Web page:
'Rosa gallica var. versicolor L.' rose Description
Photo courtesy of La Sagne
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Introduced by Unknown
in before 1581 as 'Rosa gallica
hort. ex Andrews synonym'.
Introduced in Australia by Camden Park
in 1845 as 'R. gallica variegata'.
Gallica / Provins, Species / Wild.
Pink blend, stripes. Strong fragrance. Large, semi-double (9-16 petals) bloom form. Once-blooming spring or summer.
Bushy, suckers on its own roots, well-branched. Matte, medium green, attractive fall color foliage. 5 leaflets.
Height of 30" to 4' (75 to 120 cm). Width of 3' to 4' (90 to 120 cm).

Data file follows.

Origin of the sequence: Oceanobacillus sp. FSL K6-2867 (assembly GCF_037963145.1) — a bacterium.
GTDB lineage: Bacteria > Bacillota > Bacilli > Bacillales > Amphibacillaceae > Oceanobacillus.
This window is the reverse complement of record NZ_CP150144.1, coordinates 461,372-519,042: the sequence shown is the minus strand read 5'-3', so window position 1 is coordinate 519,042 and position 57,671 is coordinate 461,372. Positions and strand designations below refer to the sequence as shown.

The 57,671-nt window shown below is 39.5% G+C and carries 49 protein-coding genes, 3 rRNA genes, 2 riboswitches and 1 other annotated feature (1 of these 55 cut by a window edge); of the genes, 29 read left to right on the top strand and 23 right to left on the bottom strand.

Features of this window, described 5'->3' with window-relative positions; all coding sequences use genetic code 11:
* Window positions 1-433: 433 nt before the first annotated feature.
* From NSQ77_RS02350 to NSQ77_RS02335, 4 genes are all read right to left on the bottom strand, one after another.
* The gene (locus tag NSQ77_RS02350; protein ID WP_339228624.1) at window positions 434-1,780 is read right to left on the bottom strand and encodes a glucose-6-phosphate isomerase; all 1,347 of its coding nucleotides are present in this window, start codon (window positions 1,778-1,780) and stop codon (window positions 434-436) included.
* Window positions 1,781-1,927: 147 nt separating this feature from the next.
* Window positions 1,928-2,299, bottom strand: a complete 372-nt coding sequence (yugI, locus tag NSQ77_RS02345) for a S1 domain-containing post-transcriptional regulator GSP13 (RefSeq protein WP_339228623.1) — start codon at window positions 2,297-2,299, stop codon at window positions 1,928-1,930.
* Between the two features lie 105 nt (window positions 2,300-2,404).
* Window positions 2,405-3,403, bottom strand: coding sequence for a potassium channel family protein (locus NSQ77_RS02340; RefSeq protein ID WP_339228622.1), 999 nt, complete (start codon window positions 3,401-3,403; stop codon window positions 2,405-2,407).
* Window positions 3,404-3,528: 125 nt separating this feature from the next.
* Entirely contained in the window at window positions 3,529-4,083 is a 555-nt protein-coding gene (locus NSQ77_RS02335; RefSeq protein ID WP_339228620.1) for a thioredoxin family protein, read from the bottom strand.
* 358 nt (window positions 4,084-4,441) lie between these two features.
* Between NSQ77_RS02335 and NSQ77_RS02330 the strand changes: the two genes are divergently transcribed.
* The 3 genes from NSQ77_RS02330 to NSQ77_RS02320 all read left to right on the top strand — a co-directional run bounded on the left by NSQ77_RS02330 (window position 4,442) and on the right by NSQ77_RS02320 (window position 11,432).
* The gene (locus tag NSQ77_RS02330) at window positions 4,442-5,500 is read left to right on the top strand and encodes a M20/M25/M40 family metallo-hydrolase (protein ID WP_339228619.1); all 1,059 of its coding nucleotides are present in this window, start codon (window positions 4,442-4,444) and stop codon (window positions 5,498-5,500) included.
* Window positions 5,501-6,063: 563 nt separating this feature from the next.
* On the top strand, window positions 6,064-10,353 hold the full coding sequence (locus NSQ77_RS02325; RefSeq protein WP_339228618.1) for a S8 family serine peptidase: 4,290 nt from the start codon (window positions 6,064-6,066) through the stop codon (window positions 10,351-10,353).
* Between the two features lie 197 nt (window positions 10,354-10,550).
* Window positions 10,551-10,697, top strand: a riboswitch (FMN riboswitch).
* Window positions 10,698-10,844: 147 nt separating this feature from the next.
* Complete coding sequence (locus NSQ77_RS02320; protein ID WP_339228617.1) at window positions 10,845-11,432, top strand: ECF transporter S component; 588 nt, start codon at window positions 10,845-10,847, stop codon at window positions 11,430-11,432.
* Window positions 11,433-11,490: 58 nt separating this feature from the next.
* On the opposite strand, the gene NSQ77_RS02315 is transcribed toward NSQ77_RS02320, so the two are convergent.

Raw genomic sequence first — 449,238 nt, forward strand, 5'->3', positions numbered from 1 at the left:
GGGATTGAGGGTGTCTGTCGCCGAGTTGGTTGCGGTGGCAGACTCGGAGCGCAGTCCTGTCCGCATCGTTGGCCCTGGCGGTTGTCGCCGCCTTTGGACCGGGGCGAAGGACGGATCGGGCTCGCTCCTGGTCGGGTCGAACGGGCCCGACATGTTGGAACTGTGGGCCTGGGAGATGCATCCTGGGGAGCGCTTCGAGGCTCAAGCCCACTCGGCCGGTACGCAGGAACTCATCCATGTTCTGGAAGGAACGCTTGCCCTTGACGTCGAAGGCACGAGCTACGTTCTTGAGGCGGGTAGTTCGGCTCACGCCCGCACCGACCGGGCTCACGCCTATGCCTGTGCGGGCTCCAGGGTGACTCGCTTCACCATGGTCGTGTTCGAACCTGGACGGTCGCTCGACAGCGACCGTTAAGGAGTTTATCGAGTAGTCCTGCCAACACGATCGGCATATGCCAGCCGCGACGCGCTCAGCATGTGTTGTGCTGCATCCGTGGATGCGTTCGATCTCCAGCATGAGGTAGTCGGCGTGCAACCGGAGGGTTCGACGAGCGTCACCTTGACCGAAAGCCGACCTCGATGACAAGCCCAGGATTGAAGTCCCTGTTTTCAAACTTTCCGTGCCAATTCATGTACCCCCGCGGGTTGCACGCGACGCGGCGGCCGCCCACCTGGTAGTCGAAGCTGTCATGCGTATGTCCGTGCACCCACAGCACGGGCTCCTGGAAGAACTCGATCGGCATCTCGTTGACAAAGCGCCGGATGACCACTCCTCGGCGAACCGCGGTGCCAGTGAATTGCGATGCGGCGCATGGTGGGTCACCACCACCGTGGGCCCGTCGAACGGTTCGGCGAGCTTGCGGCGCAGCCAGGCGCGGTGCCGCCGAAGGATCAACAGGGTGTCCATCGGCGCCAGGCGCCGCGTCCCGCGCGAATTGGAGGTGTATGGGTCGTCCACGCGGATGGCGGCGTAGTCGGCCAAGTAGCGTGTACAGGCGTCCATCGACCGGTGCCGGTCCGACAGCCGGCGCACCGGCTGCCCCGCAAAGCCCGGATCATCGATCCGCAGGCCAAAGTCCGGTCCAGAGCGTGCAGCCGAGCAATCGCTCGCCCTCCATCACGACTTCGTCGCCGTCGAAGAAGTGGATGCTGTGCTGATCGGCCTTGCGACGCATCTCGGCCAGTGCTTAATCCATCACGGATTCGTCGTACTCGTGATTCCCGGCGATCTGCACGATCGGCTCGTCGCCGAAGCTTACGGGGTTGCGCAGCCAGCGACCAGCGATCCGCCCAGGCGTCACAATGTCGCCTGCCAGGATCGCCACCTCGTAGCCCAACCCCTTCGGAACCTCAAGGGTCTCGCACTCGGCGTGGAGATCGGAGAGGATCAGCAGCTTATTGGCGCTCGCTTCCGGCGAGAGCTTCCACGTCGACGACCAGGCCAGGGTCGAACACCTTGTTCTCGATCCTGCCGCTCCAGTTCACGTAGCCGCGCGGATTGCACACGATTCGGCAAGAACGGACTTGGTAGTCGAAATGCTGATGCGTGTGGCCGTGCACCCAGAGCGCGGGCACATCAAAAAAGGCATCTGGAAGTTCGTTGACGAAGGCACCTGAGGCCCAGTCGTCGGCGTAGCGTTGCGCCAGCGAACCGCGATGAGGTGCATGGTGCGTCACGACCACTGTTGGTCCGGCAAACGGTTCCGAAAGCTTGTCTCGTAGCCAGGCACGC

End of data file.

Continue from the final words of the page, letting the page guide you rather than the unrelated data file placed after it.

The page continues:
USDA zone 4b through 8b. Can be used for garden or hedge. Very hardy. shade tolerant. Disease susceptibility: disease resistant. Remove old canes and dead or diseased wood.. Prune after flowering is finished.
DNA analysis has shown that 'Versicolor' is closely related to 'Impératrice Joséphine', and and only further to 'Officinalis'. - see References.
Named after Rosamond Clifford, mistress of Henry II. The oldest and best known of the striped roses.
In Roses for English Gardens, Gertrude Jekyll refers to a Damask called 'Rosa Mundi' and says that it is also known by the name of 'Cottage Maid' and 'York and Lancaster'. Further, she says that 'York and Lancaster is also claimed for another striped rose of much less value.
The Swedish Rose Society recommends Rosa Mundi for northern Sweden.